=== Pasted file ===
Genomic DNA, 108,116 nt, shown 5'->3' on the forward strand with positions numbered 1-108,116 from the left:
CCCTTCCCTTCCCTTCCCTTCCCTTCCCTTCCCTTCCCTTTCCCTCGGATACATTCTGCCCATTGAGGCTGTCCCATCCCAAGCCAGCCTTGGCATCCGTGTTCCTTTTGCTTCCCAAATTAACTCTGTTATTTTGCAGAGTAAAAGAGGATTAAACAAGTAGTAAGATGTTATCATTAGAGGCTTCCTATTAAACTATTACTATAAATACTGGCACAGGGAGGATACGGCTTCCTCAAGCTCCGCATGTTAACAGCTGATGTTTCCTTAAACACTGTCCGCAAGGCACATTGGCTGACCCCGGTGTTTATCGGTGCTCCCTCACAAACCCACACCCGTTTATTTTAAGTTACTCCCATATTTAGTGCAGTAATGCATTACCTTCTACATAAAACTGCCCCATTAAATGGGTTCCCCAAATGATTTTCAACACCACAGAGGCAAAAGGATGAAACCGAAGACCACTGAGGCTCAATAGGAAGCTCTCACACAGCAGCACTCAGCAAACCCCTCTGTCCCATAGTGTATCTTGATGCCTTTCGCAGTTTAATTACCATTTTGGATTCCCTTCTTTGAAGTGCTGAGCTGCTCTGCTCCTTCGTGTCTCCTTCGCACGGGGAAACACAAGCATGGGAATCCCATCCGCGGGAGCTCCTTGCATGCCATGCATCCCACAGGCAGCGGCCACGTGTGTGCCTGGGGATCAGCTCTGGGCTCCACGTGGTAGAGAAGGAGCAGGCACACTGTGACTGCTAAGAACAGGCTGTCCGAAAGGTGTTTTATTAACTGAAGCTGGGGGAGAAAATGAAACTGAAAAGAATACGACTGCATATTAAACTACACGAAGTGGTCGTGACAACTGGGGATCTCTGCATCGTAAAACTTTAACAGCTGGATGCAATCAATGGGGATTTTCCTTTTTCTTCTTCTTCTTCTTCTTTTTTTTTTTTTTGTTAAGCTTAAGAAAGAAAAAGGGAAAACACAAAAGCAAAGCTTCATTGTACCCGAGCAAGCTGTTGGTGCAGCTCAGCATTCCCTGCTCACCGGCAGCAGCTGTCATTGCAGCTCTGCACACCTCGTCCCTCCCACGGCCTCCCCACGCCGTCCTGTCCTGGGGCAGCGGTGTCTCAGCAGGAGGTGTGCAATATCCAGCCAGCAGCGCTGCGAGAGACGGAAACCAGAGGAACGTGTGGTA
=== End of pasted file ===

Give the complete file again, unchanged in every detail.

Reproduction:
Genomic DNA, 108,116 nt, shown 5'->3' on the forward strand with positions numbered 1-108,116 from the left:
CCCTTCCCTTCCCTTCCCTTCCCTTCCCTTCCCTTCCCTTTCCCTCGGATACATTCTGCCCATTGAGGCTGTCCCATCCCAAGCCAGCCTTGGCATCCGTGTTCCTTTTGCTTCCCAAATTAACTCTGTTATTTTGCAGAGTAAAAGAGGATTAAACAAGTAGTAAGATGTTATCATTAGAGGCTTCCTATTAAACTATTACTATAAATACTGGCACAGGGAGGATACGGCTTCCTCAAGCTCCGCATGTTAACAGCTGATGTTTCCTTAAACACTGTCCGCAAGGCACATTGGCTGACCCCGGTGTTTATCGGTGCTCCCTCACAAACCCACACCCGTTTATTTTAAGTTACTCCCATATTTAGTGCAGTAATGCATTACCTTCTACATAAAACTGCCCCATTAAATGGGTTCCCCAAATGATTTTCAACACCACAGAGGCAAAAGGATGAAACCGAAGACCACTGAGGCTCAATAGGAAGCTCTCACACAGCAGCACTCAGCAAACCCCTCTGTCCCATAGTGTATCTTGATGCCTTTCGCAGTTTAATTACCATTTTGGATTCCCTTCTTTGAAGTGCTGAGCTGCTCTGCTCCTTCGTGTCTCCTTCGCACGGGGAAACACAAGCATGGGAATCCCATCCGCGGGAGCTCCTTGCATGCCATGCATCCCACAGGCAGCGGCCACGTGTGTGCCTGGGGATCAGCTCTGGGCTCCACGTGGTAGAGAAGGAGCAGGCACACTGTGACTGCTAAGAACAGGCTGTCCGAAAGGTGTTTTATTAACTGAAGCTGGGGGAGAAAATGAAACTGAAAAGAATACGACTGCATATTAAACTACACGAAGTGGTCGTGACAACTGGGGATCTCTGCATCGTAAAACTTTAACAGCTGGATGCAATCAATGGGGATTTTCCTTTTTCTTCTTCTTCTTCTTCTTTTTTTTTTTTTTGTTAAGCTTAAGAAAGAAAAAGGGAAAACACAAAAGCAAAGCTTCATTGTACCCGAGCAAGCTGTTGGTGCAGCTCAGCATTCCCTGCTCACCGGCAGCAGCTGTCATTGCAGCTCTGCACACCTCGTCCCTCCCACGGCCTCCCCACGCCGTCCTGTCCTGGGGCAGCGGTGTCTCAGCAGGAGGTGTGCAATATCCAGCCAGCAGCGCTGCGAGAGACGGAAACCAGAGGAACGTGTGGTA